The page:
Only son 'was a good boy - a good man'
Amid grief over their loss, Pfc. Louis Niedermeier's parents proudly recall his courage and thoughtfulness.
By SHANNON TAN
Published June 4, 2005
Denise Hoy removed her flag pin, lowered her flag to half staff and sobbed.
The two officers had just left her St. Petersburg home. She saw them coming Thursday night through the glass door where her Blue Star Banner hung, and even before the doorbell rang, she knew.
Her only son, Army Pfc. Louis E. Niedermeier, was killed Wednesday in Ramadi, Iraq, when his unit, which was conducting combat operations, came under enemy small arms fire.
Niedermeier, 20, of Largo, couldn't wait to enlist in the Army, just like his dad. He wanted to sign up after the Sept. 11, 2001 terrorist attacks, but he was only 17 and Hoy said no.
After graduating from Pinellas Park High School in 2003, he joined the Army. His unit was sent to South Korea after a stint in Oklahoma. He arrived in Iraq in June 2004.
He was a scout who served on the front lines, pointing lasers at targets so other soldiers could shoot missiles at them, said his father, Ed Niedermeier, who also served in the Army. The details surrounding his death are unclear, but his father said he was shot by a sniper.
"They said he went down fighting," said Hoy, 41.
Louis Niedermeier didn't want his family to worry and was tight-lipped about his time in Iraq. He told Hoy his gun shot straight, so he would be all right.
During a visit home in February, he spoke of people being blown to pieces, recalled Becky Raines, a family friend. "His friends died before his eyes," she said. "And now him."
He told his father he didn't want to go back to Iraq, but he knew he had to. "He did it like a man and with full courage," said Ed Niedermeier, 43. "He didn't cry."
Every day, Hoy wore a flag pin that belonged to a friend's grandmother whose four sons had fought in World War II. That mother wore the pin until all her sons came home. Hoy posted a note on the U.S. Army Web site: "If you see my son, please tell him this story, and now I'm waiting for him to (come) home too."
Hoy last spoke to her son 10 days before he died. She told him she wanted to remove the pin, so he needed to come home.
Niedermeier was supposed to finish his Iraqi tour in early August. He was planning to marry his high school sweetheart, Sarah Hatley, who is serving on the USS Fitzgerald in Australia.
On Friday, Niedermeier's parents, who are divorced, stood under the flag, clutching pictures of their son. They wanted reporters to remember him, to ensure he didn't die in vain.
"I hold my head up really high knowing I raised a boy willing to give his life up for his country," said Hoy.
In almost all the family's pictures, Louis Niedermeier is serious and smiles his military smile. But he is beaming in the last photo as he hugs 11-year-old Merissa Hoy, his stepsister.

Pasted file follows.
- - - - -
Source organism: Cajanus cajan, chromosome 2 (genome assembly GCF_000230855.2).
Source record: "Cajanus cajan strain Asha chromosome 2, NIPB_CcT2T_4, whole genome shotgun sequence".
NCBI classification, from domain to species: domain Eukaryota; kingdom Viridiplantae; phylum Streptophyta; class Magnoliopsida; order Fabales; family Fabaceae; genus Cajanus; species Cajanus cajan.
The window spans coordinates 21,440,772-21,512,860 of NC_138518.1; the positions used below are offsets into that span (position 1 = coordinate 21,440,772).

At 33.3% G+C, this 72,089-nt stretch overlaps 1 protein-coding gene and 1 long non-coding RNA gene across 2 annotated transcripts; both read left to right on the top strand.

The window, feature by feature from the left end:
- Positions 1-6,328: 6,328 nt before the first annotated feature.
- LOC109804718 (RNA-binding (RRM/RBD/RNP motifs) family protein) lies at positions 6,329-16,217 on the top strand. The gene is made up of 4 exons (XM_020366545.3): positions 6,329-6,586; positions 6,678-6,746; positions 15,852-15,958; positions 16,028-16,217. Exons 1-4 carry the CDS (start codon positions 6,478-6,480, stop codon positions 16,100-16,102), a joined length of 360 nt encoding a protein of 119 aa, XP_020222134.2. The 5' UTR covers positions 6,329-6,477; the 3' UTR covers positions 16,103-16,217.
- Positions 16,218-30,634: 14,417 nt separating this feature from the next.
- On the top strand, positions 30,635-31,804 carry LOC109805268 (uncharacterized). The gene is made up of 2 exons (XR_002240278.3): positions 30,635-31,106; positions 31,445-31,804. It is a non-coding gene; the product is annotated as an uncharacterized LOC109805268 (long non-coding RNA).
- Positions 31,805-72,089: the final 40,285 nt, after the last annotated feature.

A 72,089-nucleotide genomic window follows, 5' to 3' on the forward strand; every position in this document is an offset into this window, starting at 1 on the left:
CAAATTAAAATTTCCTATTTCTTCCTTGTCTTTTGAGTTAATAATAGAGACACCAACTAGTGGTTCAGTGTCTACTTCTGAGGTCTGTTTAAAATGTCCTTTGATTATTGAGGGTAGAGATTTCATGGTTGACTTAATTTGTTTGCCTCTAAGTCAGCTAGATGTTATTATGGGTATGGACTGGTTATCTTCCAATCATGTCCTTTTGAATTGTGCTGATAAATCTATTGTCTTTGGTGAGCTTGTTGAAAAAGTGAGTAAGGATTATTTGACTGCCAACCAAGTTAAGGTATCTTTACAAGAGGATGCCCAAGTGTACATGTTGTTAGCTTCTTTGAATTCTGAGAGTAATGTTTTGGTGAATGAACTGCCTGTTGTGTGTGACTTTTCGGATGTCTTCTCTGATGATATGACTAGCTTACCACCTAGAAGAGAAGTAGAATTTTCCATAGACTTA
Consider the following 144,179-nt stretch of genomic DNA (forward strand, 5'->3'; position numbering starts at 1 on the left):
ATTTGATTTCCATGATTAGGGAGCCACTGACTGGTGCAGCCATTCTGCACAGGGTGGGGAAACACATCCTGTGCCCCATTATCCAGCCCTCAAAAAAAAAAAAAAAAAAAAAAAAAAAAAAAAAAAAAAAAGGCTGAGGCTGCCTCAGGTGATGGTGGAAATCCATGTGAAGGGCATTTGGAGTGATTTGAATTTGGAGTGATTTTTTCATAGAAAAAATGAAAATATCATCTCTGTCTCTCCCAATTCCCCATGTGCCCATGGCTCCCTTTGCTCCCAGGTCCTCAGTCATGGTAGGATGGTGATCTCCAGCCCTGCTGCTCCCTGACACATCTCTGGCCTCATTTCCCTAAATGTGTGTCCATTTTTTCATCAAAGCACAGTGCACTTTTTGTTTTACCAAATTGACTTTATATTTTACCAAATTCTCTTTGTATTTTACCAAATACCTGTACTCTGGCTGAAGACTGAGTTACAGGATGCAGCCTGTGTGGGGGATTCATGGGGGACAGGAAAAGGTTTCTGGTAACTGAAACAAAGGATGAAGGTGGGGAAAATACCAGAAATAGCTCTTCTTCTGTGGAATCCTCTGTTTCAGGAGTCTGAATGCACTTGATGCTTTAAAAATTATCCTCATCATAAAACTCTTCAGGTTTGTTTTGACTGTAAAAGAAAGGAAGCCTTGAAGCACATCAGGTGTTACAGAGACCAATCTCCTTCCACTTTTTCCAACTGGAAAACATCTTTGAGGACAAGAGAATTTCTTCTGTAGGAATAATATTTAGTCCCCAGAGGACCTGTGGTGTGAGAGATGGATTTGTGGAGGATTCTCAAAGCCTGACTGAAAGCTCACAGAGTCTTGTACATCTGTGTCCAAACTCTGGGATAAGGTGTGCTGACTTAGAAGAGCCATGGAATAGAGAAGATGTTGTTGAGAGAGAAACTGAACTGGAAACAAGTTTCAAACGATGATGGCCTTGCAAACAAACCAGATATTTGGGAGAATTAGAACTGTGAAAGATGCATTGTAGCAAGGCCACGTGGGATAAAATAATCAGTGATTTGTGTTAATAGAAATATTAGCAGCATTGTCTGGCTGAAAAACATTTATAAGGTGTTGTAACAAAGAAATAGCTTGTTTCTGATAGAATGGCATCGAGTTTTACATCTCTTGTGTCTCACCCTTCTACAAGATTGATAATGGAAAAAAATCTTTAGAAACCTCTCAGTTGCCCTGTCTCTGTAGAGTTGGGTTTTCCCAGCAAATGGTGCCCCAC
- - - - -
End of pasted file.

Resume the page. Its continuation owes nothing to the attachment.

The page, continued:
Born in Brunswick, N.J., Niedermeier moved to Florida when he was 5. Both his parents come from military families. When a storm tore through the area and ripped a flag from its pole, the second-grader told his mother they needed to burn the flag to properly retire it. When she said no, they had a moment of silence instead.
Niedermeier attended Clearwater High School as a freshman and sophomore, playing quarterback, offense and defense on the Clearwater Junior Tornadoes. He transferred to Pinellas Park High in his junior year. He worked as a glazer with his father at Glass Pros of Tampa's Clearwater office, and at Best Buy, but was proudest of his Army job.
He loved hot peppers and complained about the food in Iraq. When he got tired of Slim Jims, his family sent him beef jerky. They also sent him a motorcycle magazine for his birthday. He bought a blue Suzuki motorcycle in February and a red one off eBay while he was in Iraq.
He never got to see the second bike.
Right before Mother's Day, he sent Hoy a winged glass bear with an amethyst, her birthstone, in the middle of its tummy.
Dear Mom, hey I know that I cannot be there for Mother's Day, but this is the best I could do given the situation I am in right now. I love you mom, I hope you like your gift. Love Louis.
"He was a good boy - a good man," said Hoy, correcting herself. "He turned out to be a good man."
The family will hold a memorial service at 11 a.m. on June 14 at Largo Central Park. Niedermeier will be buried June 17 in Arlington National Cemetery with full honors.
--Times researcher Cathy Wos contributed to this report. Shannon Tan can be reached at firstname.lastname@example.org or 727 445-4174.